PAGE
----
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National Wildlife Day is March 3rd. While we usually focus on pets, it’s important to recognize the deep, intrinsic connection between our animal companions and their wild counterparts. With so many species in decline these days, it’s important for all of us to help wildlife and ecosystems when we can. A veterinarian lists some simple ways that you can do that below.
Did you know that kitties hunt billions of small animals every year? Fluffy may look adorably proud of herself when she drops a dead mouse at your feet, and you may not mind your furry pal keeping mice out of your house. However, your tiny lion is actually playing a pretty big role in decimating fragile wildlife populations. Keep your furball inside, and let her indulge her inner predator by hunting catnip mice instead of real ones. (Bonus: kitties are safer indoors anyway.)
Do you have your own place? There are also some things you can do on your own property to help local wildlife. If you have a yard, allow native plants to grow back in part—or even all—of it. Plant colorful, fragrant flowers, which will attract and sustain native bees. If you are in a colder climate, when spring arrives, don’t mow the lawn until the dandelions have passed. These bright flowers, considered a nuisance by many, are actually crucial, as they are the first food for bees, birds, and butterflies. They’re also great in salads! Just don’t eat anything that’s been sprayed with chemicals.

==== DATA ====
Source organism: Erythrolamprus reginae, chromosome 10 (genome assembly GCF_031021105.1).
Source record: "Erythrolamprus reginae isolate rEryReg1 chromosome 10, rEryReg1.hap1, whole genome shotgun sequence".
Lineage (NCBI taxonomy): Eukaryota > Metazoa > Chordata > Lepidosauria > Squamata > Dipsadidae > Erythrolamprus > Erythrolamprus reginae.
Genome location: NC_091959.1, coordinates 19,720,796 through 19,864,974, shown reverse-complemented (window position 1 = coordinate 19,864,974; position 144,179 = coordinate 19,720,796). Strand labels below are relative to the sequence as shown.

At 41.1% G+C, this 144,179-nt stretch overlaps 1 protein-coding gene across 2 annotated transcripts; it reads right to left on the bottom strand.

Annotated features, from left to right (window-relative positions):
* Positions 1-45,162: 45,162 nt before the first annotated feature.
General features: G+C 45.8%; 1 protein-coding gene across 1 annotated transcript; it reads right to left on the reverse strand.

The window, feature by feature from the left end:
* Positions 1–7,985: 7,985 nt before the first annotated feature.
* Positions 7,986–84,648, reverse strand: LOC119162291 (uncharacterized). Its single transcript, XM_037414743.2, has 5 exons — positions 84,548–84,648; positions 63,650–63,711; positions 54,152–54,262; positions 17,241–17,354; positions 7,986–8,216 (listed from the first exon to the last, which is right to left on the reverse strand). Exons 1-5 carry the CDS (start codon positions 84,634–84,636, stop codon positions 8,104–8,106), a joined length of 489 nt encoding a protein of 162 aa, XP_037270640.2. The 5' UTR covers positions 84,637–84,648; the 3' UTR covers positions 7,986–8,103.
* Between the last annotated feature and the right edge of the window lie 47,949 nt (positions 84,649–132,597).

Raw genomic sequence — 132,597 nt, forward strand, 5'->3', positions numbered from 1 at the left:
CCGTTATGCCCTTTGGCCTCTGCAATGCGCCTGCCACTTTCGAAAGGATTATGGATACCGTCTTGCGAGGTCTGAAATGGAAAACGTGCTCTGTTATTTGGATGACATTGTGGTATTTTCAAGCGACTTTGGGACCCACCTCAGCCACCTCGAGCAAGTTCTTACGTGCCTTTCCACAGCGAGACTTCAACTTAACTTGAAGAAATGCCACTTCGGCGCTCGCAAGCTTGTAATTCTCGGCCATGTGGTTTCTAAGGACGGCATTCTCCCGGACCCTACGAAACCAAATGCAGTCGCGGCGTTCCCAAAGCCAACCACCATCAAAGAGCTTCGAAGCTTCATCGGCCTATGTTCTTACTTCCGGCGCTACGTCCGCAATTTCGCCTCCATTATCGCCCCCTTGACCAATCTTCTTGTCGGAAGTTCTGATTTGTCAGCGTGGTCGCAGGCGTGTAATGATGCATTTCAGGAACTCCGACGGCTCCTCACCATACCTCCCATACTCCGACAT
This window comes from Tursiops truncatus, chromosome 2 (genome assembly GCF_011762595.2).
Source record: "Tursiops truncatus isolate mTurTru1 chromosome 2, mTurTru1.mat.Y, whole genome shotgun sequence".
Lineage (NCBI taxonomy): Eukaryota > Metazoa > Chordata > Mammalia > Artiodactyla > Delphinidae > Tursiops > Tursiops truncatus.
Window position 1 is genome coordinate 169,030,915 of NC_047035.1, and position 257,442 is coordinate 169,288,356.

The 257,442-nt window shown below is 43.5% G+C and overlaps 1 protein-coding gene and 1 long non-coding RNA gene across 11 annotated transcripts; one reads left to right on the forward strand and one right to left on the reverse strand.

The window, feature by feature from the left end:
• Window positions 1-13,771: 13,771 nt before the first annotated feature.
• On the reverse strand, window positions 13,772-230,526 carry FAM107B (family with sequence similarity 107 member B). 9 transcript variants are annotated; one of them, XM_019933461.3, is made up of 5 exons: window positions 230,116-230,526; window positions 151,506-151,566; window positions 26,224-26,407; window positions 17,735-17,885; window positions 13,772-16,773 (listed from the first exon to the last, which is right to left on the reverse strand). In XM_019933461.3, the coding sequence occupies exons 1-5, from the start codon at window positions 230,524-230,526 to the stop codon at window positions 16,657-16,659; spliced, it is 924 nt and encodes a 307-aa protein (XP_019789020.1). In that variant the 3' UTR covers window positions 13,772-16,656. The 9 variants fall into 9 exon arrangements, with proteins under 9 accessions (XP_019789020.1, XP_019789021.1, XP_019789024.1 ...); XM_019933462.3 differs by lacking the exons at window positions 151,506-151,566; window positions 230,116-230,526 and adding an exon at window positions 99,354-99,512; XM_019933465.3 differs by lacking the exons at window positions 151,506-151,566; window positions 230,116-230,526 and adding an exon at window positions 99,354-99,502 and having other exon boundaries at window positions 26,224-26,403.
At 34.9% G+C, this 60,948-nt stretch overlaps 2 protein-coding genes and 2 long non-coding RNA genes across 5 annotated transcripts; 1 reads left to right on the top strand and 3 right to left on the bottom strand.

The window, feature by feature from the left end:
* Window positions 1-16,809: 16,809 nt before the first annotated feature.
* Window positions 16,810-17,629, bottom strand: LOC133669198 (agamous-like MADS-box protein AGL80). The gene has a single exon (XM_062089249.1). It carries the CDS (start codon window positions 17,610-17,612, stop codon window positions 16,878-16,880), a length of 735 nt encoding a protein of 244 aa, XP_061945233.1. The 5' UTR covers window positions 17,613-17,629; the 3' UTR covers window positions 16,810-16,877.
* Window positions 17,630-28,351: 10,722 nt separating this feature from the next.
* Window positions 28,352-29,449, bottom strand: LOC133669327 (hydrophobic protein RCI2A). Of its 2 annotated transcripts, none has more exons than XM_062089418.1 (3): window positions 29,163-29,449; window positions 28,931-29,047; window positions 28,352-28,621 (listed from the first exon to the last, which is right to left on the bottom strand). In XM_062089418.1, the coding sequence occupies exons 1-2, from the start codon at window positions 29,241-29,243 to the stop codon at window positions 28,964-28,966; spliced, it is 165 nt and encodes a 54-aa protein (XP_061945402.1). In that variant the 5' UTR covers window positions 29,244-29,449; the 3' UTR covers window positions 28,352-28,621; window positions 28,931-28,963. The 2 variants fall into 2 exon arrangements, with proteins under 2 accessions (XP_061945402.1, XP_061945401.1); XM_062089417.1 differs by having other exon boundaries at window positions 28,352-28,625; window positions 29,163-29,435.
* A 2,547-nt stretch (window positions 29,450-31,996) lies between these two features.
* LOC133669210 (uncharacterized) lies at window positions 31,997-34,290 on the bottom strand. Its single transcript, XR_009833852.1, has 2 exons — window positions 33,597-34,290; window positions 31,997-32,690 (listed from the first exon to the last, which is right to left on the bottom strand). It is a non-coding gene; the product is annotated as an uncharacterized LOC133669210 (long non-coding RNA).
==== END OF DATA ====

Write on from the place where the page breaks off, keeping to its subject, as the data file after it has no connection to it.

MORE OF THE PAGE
Exotic pets are becoming more and more popular. It’s not hard to see why: many of them are very cute and fascinating. Many people also find it appealing to have an unusual pet. Just be responsible when adopting. Don’t get an animal without doing lots of research to make sure you understand its care needs. Also, only buy from reputable stores or breeders. Unfortunately, there are still black market sellers out there offering animals that were captured from the wild.
Helping wildlife doesn’t mean you have to share your home with squirrels, raccoons, or other critters. Use humane, non-toxic products to evict any unwanted guests you have. Sadly, many larger wild birds, such as owls, hawks, and falcons, are poisoned each year by hunting and eating small animals that ingested toxic rodenticides.
Another thing you can do is just be mindful of wildlife when you are shopping. Choose products that use sustainable resources and eco-friendly practices. When many people start making these small choices, small steps like these can really add up to big changes!
To learn more about World Wildlife Day, and how to help wild animals, click here .
As your local veterinary clinic, we’re here to help. Call us anytime!